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These are excerpts from Piero Scaruffi's book
The Selfies (2011-16)click here for the other sections of this chapter
The Sharing Economy
The "gift economy", about sharing content for free, rapidly evolved in something more lucrative and also based on the contribution of the masses: the "sharing economy", in which people make available to others under-utilized assets such as rooms and cars.
Airbnb, founded in 2008 in San Francisco by two alumni of the Rhode Island School of Design, Brian Chesky and Joe Gebbia, and by Nathan Blecharczyk, was the most famous of the bunch, offering rooms or houses for short stays in dozens of cities (600,000 rooms in 160 countries by mid 2014).
In 2007 Logan Green and John Zimmer debuted a computerized ridesharing service at Cornell University called Zimride. Relocating to San Francisco, in 2012 they launched a smartphone application called Lyft that allowed anybody to offer and order car rides. Sunil Paul launched SideCar, also in 2012, with the exact same business model (except that SideCar "matched driver and passenger rather than simply "dispatching" a driver to a passenger). In 2009 in the same city Travis Kalanick and Garrett Camp had launched a similar smartphone app, UberCab (later simply Uber), which initially was for limo drivers. Lyft democratized the concept and found a huge audience among ordinary people driving ordinary cars and among ordinary people going to ordinary places. In fact, the typical Lyft passenger was a social animal, ready to strike a conversation with the driver, whereas the typical Uber passenger was still viewing the driver the traditional chauffeur. By 2014 Lyft had spread to over 30 cities, and Uber had converted to Lyft's populist business plan, spreading to more than 230 cities in 50 countries and adding on average one city per week.
Startups like Airbnb and Uber turned a very physical business into a purely software business. For example, Uber combined Amazon's cloud service, Google's Maps service, Twilio's messaging service, SendGrip's email service and Braintrees' payment service and didn't own a single car, but by 2015 it became the biggest taxi company in the world. Similarly, Airbnb was the largest "hotel" chain in the world but didn't own a single hotel.
SnapGoods, founded in 2010 in New York by Ron Williams and John Goodwin, facilitated lending and borrowing household items from cameras to toasters.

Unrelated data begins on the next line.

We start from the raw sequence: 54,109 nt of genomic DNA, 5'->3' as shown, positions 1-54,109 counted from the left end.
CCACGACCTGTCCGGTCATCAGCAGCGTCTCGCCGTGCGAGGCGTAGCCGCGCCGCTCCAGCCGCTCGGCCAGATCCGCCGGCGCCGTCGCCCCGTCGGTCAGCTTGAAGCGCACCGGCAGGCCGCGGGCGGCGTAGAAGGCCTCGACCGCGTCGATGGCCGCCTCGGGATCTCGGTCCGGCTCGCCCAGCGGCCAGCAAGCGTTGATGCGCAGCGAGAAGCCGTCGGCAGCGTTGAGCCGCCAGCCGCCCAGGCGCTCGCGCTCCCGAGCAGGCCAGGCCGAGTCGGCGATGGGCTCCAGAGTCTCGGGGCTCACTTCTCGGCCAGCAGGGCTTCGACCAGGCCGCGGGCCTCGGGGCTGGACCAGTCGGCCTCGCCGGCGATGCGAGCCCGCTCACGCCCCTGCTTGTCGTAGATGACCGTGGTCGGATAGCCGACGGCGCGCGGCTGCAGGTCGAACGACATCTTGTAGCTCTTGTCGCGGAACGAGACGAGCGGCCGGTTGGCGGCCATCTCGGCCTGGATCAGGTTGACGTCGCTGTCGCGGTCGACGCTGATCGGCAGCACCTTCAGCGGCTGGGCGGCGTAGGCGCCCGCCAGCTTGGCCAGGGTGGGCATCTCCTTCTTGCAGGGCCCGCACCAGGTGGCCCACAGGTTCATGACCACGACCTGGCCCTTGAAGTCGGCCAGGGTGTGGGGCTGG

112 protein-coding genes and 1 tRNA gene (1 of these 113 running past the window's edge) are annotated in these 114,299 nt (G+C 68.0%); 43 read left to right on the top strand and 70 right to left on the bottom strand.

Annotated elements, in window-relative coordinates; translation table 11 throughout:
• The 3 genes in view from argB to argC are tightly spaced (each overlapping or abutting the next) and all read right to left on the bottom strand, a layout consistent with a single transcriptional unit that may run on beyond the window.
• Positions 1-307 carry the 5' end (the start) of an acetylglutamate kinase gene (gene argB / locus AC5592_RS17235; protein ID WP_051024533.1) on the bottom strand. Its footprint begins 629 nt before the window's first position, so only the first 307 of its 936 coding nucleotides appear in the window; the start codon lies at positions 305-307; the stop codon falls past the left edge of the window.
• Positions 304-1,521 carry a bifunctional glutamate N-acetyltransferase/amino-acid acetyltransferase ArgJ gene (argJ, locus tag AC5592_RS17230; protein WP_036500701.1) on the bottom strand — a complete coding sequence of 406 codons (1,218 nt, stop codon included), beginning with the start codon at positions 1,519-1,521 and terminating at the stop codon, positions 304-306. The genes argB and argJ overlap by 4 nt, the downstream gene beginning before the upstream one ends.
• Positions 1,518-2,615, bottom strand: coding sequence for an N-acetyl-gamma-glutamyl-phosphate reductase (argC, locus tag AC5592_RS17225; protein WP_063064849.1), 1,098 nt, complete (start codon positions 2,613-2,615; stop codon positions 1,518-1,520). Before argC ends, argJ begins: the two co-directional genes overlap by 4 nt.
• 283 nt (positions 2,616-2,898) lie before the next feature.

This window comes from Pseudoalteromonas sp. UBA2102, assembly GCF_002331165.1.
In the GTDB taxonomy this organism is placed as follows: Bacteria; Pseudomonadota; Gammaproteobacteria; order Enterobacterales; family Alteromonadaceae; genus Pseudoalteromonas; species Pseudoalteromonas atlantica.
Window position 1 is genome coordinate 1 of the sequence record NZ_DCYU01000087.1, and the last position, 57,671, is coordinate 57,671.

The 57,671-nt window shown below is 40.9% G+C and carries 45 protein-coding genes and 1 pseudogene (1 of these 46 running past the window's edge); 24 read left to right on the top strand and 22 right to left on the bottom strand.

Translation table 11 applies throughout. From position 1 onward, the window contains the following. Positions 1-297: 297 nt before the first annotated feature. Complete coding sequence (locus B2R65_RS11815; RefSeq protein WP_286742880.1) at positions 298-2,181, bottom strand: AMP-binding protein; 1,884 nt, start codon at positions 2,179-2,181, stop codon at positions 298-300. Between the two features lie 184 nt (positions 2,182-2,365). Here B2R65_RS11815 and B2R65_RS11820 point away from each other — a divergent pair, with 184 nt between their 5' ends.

The sharing economy was born during the Great Recession, when people were busy saving every penny they could, and the whole idea was ironically reminiscent of the way things worked in the old days in communist countries like the Soviet Union, when you simply flagged down cars going in your direction and offered money to be taken there.
A demonstration of how powerful the users could be in shaping a service came in 2013 when Google decided to acquire an Israeli company to replace its Google Maps service on smartphones. Freemap, founded in 2006 by Ehud Shabtai (renamed Linqmap in 2008 when Uri Levine joined and later renamed Waze), was a community-based traffic and navigator application for smartphones that was able to provide live information about road and traffic conditions thanks to feedback from its users. Waze was inferring traffic conditions from the speed of its users, and it allowed users to report accidents and even police cars. Google Maps, the most popular mapping software of all times, was a static service, that relied on hired hands to doublecheck the accuracy of its maps. Waze was a highly dynamic service, capable of adapting to continuously changing circumstances. The difference was that Waze was driven by the users, whereas Maps was driven by a Google team.
Jack Conte (a musician, disc-jockey and filmmaker) and Sam Yarn founded Patreon in 2013 in San Francisco, a crowd-funding platform for artists and musicians where people could support their favorite "content creator". By the end of 2014 patrons were contributing $1 million per month to Patreon's artists.
click here for the other sections of the chapter "The Selfies (2011-16)"